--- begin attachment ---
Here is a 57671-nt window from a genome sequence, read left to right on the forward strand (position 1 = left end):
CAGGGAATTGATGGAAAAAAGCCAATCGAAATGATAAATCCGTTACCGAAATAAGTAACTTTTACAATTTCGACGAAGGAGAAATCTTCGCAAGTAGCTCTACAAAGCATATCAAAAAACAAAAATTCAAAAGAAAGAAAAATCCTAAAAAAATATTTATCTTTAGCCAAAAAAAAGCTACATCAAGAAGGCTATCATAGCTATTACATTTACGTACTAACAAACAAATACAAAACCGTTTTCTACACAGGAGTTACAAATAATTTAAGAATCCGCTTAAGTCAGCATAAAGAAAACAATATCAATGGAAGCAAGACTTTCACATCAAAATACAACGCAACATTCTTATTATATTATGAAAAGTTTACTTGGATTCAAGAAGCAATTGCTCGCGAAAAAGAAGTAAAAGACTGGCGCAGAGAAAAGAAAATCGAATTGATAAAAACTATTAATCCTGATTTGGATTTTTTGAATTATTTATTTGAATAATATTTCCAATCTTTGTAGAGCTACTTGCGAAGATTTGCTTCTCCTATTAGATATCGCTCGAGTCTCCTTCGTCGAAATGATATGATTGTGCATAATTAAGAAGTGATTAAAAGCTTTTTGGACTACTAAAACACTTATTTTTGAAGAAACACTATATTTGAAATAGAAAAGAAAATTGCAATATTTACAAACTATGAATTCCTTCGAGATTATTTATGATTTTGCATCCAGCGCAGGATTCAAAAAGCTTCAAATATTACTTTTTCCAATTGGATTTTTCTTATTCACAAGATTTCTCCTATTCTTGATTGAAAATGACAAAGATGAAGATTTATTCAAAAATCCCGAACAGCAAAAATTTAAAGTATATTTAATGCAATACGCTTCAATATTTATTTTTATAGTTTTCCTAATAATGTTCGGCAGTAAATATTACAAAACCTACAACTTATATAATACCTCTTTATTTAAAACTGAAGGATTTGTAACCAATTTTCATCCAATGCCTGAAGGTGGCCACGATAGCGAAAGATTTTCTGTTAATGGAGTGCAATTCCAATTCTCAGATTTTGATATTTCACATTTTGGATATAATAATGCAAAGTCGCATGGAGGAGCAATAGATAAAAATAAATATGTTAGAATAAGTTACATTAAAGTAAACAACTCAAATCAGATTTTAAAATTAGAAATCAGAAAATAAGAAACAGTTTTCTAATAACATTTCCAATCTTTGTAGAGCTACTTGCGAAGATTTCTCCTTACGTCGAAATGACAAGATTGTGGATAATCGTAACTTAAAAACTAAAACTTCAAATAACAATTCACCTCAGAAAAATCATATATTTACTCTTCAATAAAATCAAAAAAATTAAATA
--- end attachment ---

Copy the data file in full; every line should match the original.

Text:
Here is a 57671-nt window from a genome sequence, read left to right on the forward strand (position 1 = left end):
CAGGGAATTGATGGAAAAAAGCCAATCGAAATGATAAATCCGTTACCGAAATAAGTAACTTTTACAATTTCGACGAAGGAGAAATCTTCGCAAGTAGCTCTACAAAGCATATCAAAAAACAAAAATTCAAAAGAAAGAAAAATCCTAAAAAAATATTTATCTTTAGCCAAAAAAAAGCTACATCAAGAAGGCTATCATAGCTATTACATTTACGTACTAACAAACAAATACAAAACCGTTTTCTACACAGGAGTTACAAATAATTTAAGAATCCGCTTAAGTCAGCATAAAGAAAACAATATCAATGGAAGCAAGACTTTCACATCAAAATACAACGCAACATTCTTATTATATTATGAAAAGTTTACTTGGATTCAAGAAGCAATTGCTCGCGAAAAAGAAGTAAAAGACTGGCGCAGAGAAAAGAAAATCGAATTGATAAAAACTATTAATCCTGATTTGGATTTTTTGAATTATTTATTTGAATAATATTTCCAATCTTTGTAGAGCTACTTGCGAAGATTTGCTTCTCCTATTAGATATCGCTCGAGTCTCCTTCGTCGAAATGATATGATTGTGCATAATTAAGAAGTGATTAAAAGCTTTTTGGACTACTAAAACACTTATTTTTGAAGAAACACTATATTTGAAATAGAAAAGAAAATTGCAATATTTACAAACTATGAATTCCTTCGAGATTATTTATGATTTTGCATCCAGCGCAGGATTCAAAAAGCTTCAAATATTACTTTTTCCAATTGGATTTTTCTTATTCACAAGATTTCTCCTATTCTTGATTGAAAATGACAAAGATGAAGATTTATTCAAAAATCCCGAACAGCAAAAATTTAAAGTATATTTAATGCAATACGCTTCAATATTTATTTTTATAGTTTTCCTAATAATGTTCGGCAGTAAATATTACAAAACCTACAACTTATATAATACCTCTTTATTTAAAACTGAAGGATTTGTAACCAATTTTCATCCAATGCCTGAAGGTGGCCACGATAGCGAAAGATTTTCTGTTAATGGAGTGCAATTCCAATTCTCAGATTTTGATATTTCACATTTTGGATATAATAATGCAAAGTCGCATGGAGGAGCAATAGATAAAAATAAATATGTTAGAATAAGTTACATTAAAGTAAACAACTCAAATCAGATTTTAAAATTAGAAATCAGAAAATAAGAAACAGTTTTCTAATAACATTTCCAATCTTTGTAGAGCTACTTGCGAAGATTTCTCCTTACGTCGAAATGACAAGATTGTGGATAATCGTAACTTAAAAACTAAAACTTCAAATAACAATTCACCTCAGAAAAATCATATATTTACTCTTCAATAAAATCAAAAAAATTAAATA